Splash­ing to the oth­er shore, strid­ing down the low bank and again wad­ing up to their chests, Butch clapped Jake on the back as they emerged from the water near the raft where Barb stood cradling the gun. “I thought I’d seen about every­thing. What the heck came over her?”. Jake, taller by a head, strode out first and went straight to Barb to gen­tly relieve her of the weapon and con­sole her. Butch dropped his day­pack near the raft and col­lect­ed him­self. Tak­ing a few deep breaths, he first asked Barb if she was alright. She nod­ded but wouldn’t meet his gaze. “WHAT THE HECK just hap­pened, Barb? Her teary and defi­ant expla­na­tion did lit­tle but tan­gle the con­cerns in Butch’s head.

As they float­ed silent­ly, each try­ing to col­lect their thoughts, Butch tucked the oar han­dles behind his bent knees, and pulled his water­proof note­book from a shirt pock­et to dis­cov­er the unread note from his boss. After read­ing it slow­ly, twice, he refold­ed it. Both Barb and Jake were eying him so he shrugged and said “when it rains, it pours”.

They camped a bit ear­ly after a try­ing day. Butch hoped that the par­ty behind them would catch up before they pad­dled into the fire area unaware. In a moment of grace, the evening down­riv­er breeze cleared the smoke. They were all sub­dued until Jake shared some rum around the fire. Butch and Barb relaxed and laughed at Jake’s self-effac­ing coun­try humor, then Butch stood and flicked on his head­lamp, bid­ding them good night. “Take it easy in the mornin’. Piss out past your tents on tree trunks. Well, you any­way Jake. It’ll help to ward off dis­tract­ed wildlife. Get some rest. Seems like we’ll be smoked out of the next few nest sites anyhow”.

The night passed qui­et­ly except for Butch momen­tar­i­ly wak­ing to hear heavy breath­ing and muf­fled sounds not asso­ci­at­ed with slum­ber. Up ear­ly as usu­al, Butch sipped cof­fee and watched the riv­er slide by as it had for unpeo­pled mil­len­nia. As they broke camp slow­ly, a young cou­ple from Anchor­age, round­ed the bend and pad­dled in. Butch met them at the water to apprise them of the like­ly sit­u­a­tion ahead. Relieved to be in the com­pa­ny of a ranger with a radio, they trav­elled togeth­er, bypass­ing all but the eas­i­est walk-in eyries. Smoke bil­lowed above vis­i­ble flames on oppo­site forest­ed slopes as they emerged from the canyon. Fall­en trees smol­dered along both shores and char swirled in eddies. They pressed on.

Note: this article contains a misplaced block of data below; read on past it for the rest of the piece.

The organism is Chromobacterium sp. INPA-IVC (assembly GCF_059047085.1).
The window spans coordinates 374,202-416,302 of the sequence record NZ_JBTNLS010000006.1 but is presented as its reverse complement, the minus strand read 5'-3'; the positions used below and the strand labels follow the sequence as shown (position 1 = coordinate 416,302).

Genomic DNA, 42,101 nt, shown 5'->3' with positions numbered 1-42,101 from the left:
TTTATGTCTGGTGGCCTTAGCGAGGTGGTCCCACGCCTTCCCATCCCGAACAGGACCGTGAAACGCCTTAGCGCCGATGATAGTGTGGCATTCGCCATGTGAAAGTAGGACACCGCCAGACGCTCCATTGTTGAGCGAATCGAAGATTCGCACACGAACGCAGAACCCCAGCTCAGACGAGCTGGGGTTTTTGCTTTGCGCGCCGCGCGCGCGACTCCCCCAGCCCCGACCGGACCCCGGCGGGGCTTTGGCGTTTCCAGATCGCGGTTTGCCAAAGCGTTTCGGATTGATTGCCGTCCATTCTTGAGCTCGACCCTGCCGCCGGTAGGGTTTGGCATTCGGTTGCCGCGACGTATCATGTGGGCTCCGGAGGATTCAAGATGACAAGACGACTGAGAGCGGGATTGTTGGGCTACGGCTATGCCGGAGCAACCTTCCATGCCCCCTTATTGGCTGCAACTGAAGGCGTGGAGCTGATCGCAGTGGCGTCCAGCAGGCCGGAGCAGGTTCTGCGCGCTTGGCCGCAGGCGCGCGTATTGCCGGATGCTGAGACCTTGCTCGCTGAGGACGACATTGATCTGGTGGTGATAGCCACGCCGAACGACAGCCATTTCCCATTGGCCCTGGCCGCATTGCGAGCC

Butch changed out of his uni­form just above Gold Creek after a radio update from Annie aer­i­al map­ping the fire. Some of Henderson’s out­build­ings were threat­ened and a State fire crew was on its way with a pump and hose show to pro­tect them. As the note had fore­told, the wild­fire was run­ning amok and Butch was ordered to walk in to inform Old Pete of the efforts under­way. Butch tied a white rag to a staff, snugged his tat­tered Feed and Grain ball cap and walked into the brush, with the radio in hand, but turned off. The shot­gun would stay with Jake and crew. The mid-day dusk and orange sepia tone of the sky con­cerned him as he firm­ly instruct­ed Jake “if you hear shots and I don’t come bash­ing out, call in the friggin’cavalry”.

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2 comments...

  1. Love the writ­ing style. Where can I buy the book?

    Comment by Frank Ruegg on September 14, 2020 at 10:06 am
  2. Thank you for read­ing and the kind com­ment, Frank. No book is contemplated.

    Steve

    Comment by Steve Ulvi on September 15, 2020 at 8:50 am